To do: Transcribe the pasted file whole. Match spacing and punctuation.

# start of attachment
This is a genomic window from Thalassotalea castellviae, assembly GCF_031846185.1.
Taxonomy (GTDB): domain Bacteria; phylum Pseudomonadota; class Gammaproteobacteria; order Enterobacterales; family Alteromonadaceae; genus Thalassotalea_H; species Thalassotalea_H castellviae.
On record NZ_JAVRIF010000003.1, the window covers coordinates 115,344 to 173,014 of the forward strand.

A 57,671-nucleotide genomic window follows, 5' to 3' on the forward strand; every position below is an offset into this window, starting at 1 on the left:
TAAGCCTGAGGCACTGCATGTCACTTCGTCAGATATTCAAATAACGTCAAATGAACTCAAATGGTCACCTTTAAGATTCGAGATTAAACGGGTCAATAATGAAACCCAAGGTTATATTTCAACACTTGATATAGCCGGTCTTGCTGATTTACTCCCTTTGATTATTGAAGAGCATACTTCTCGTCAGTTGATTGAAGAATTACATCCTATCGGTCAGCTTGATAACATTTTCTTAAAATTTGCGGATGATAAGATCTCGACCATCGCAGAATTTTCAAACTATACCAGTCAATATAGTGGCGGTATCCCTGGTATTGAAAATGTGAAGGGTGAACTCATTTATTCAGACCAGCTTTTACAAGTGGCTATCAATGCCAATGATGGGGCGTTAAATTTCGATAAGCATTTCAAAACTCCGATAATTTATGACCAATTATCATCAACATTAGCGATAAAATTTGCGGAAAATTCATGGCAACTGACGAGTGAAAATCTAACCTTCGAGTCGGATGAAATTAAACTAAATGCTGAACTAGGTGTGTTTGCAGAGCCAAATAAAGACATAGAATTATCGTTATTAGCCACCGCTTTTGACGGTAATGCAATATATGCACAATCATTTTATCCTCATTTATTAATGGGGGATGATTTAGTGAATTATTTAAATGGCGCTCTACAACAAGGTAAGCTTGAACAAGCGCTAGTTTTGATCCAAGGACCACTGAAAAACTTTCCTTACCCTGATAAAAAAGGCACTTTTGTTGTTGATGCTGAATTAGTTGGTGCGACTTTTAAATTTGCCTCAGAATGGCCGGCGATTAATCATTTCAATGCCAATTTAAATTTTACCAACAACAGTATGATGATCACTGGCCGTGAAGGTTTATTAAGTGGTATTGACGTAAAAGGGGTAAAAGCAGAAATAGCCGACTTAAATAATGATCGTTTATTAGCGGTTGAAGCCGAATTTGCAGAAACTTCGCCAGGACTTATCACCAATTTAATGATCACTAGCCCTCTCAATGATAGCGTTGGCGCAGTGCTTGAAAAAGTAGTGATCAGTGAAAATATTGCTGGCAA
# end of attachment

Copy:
This is a genomic window from Thalassotalea castellviae, assembly GCF_031846185.1.
Taxonomy (GTDB): domain Bacteria; phylum Pseudomonadota; class Gammaproteobacteria; order Enterobacterales; family Alteromonadaceae; genus Thalassotalea_H; species Thalassotalea_H castellviae.
On record NZ_JAVRIF010000003.1, the window covers coordinates 115,344 to 173,014 of the forward strand.

A 57,671-nucleotide genomic window follows, 5' to 3' on the forward strand; every position below is an offset into this window, starting at 1 on the left:
TAAGCCTGAGGCACTGCATGTCACTTCGTCAGATATTCAAATAACGTCAAATGAACTCAAATGGTCACCTTTAAGATTCGAGATTAAACGGGTCAATAATGAAACCCAAGGTTATATTTCAACACTTGATATAGCCGGTCTTGCTGATTTACTCCCTTTGATTATTGAAGAGCATACTTCTCGTCAGTTGATTGAAGAATTACATCCTATCGGTCAGCTTGATAACATTTTCTTAAAATTTGCGGATGATAAGATCTCGACCATCGCAGAATTTTCAAACTATACCAGTCAATATAGTGGCGGTATCCCTGGTATTGAAAATGTGAAGGGTGAACTCATTTATTCAGACCAGCTTTTACAAGTGGCTATCAATGCCAATGATGGGGCGTTAAATTTCGATAAGCATTTCAAAACTCCGATAATTTATGACCAATTATCATCAACATTAGCGATAAAATTTGCGGAAAATTCATGGCAACTGACGAGTGAAAATCTAACCTTCGAGTCGGATGAAATTAAACTAAATGCTGAACTAGGTGTGTTTGCAGAGCCAAATAAAGACATAGAATTATCGTTATTAGCCACCGCTTTTGACGGTAATGCAATATATGCACAATCATTTTATCCTCATTTATTAATGGGGGATGATTTAGTGAATTATTTAAATGGCGCTCTACAACAAGGTAAGCTTGAACAAGCGCTAGTTTTGATCCAAGGACCACTGAAAAACTTTCCTTACCCTGATAAAAAAGGCACTTTTGTTGTTGATGCTGAATTAGTTGGTGCGACTTTTAAATTTGCCTCAGAATGGCCGGCGATTAATCATTTCAATGCCAATTTAAATTTTACCAACAACAGTATGATGATCACTGGCCGTGAAGGTTTATTAAGTGGTATTGACGTAAAAGGGGTAAAAGCAGAAATAGCCGACTTAAATAATGATCGTTTATTAGCGGTTGAAGCCGAATTTGCAGAAACTTCGCCAGGACTTATCACCAATTTAATGATCACTAGCCCTCTCAATGATAGCGTTGGCGCAGTGCTTGAAAAAGTAGTGATCAGTGAAAATATTGCTGGCAA